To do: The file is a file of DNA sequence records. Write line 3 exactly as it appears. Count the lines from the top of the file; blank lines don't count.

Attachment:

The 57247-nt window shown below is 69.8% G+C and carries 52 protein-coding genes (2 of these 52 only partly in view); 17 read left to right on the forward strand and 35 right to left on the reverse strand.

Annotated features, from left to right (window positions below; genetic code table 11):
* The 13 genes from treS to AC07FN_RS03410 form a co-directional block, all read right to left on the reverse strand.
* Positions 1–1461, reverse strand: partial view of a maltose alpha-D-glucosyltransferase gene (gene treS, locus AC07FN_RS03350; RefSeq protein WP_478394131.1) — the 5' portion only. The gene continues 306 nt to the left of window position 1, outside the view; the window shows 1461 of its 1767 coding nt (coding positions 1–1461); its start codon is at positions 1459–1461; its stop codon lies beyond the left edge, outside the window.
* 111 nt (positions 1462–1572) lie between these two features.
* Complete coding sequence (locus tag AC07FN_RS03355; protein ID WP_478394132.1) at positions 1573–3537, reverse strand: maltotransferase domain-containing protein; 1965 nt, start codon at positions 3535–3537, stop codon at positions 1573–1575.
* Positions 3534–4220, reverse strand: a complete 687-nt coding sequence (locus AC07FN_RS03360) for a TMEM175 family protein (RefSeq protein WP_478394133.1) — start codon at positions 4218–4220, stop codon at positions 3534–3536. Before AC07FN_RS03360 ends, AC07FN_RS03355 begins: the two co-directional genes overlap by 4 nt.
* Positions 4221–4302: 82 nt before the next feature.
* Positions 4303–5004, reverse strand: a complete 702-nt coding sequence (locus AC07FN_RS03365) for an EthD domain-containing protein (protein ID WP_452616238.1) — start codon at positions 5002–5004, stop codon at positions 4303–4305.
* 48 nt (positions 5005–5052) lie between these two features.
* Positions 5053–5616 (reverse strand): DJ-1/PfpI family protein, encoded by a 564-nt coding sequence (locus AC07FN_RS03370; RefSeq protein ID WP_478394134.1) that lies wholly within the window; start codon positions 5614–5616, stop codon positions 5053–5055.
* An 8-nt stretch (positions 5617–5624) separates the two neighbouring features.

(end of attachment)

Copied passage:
* The 13 genes from treS to AC07FN_RS03410 form a co-directional block, all read right to left on the reverse strand.